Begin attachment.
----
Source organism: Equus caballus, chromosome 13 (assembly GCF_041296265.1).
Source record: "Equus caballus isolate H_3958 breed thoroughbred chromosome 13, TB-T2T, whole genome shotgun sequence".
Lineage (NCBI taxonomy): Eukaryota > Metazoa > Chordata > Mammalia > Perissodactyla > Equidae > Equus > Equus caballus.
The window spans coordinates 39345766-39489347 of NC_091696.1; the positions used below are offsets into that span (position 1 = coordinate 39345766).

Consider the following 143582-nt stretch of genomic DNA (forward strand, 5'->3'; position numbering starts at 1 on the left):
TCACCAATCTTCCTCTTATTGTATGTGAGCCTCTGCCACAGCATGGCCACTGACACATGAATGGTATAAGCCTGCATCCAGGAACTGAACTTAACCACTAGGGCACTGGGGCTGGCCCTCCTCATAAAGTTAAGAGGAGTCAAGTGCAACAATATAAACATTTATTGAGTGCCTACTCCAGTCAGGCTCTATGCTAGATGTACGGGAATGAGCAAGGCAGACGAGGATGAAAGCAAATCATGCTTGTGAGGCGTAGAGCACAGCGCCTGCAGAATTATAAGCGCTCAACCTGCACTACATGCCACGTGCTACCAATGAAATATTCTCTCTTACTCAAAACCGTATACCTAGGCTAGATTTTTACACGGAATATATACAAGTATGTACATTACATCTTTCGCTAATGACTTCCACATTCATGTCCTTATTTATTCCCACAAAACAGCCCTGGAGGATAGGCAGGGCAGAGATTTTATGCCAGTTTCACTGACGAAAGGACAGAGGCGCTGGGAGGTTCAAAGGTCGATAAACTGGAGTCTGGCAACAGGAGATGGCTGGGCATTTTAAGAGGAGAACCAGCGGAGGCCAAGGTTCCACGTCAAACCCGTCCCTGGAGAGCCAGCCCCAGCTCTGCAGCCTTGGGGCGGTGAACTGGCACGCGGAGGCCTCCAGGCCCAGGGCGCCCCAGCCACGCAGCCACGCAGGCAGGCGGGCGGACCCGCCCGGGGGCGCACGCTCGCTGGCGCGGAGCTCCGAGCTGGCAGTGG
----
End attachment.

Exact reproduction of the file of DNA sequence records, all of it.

Source organism: Equus caballus, chromosome 13 (assembly GCF_041296265.1).
Source record: "Equus caballus isolate H_3958 breed thoroughbred chromosome 13, TB-T2T, whole genome shotgun sequence".
Lineage (NCBI taxonomy): Eukaryota > Metazoa > Chordata > Mammalia > Perissodactyla > Equidae > Equus > Equus caballus.
The window spans coordinates 39345766-39489347 of NC_091696.1; the positions used below are offsets into that span (position 1 = coordinate 39345766).

Consider the following 143582-nt stretch of genomic DNA (forward strand, 5'->3'; position numbering starts at 1 on the left):
TCACCAATCTTCCTCTTATTGTATGTGAGCCTCTGCCACAGCATGGCCACTGACACATGAATGGTATAAGCCTGCATCCAGGAACTGAACTTAACCACTAGGGCACTGGGGCTGGCCCTCCTCATAAAGTTAAGAGGAGTCAAGTGCAACAATATAAACATTTATTGAGTGCCTACTCCAGTCAGGCTCTATGCTAGATGTACGGGAATGAGCAAGGCAGACGAGGATGAAAGCAAATCATGCTTGTGAGGCGTAGAGCACAGCGCCTGCAGAATTATAAGCGCTCAACCTGCACTACATGCCACGTGCTACCAATGAAATATTCTCTCTTACTCAAAACCGTATACCTAGGCTAGATTTTTACACGGAATATATACAAGTATGTACATTACATCTTTCGCTAATGACTTCCACATTCATGTCCTTATTTATTCCCACAAAACAGCCCTGGAGGATAGGCAGGGCAGAGATTTTATGCCAGTTTCACTGACGAAAGGACAGAGGCGCTGGGAGGTTCAAAGGTCGATAAACTGGAGTCTGGCAACAGGAGATGGCTGGGCATTTTAAGAGGAGAACCAGCGGAGGCCAAGGTTCCACGTCAAACCCGTCCCTGGAGAGCCAGCCCCAGCTCTGCAGCCTTGGGGCGGTGAACTGGCACGCGGAGGCCTCCAGGCCCAGGGCGCCCCAGCCACGCAGCCACGCAGGCAGGCGGGCGGACCCGCCCGGGGGCGCACGCTCGCTGGCGCGGAGCTCCGAGCTGGCAGTGG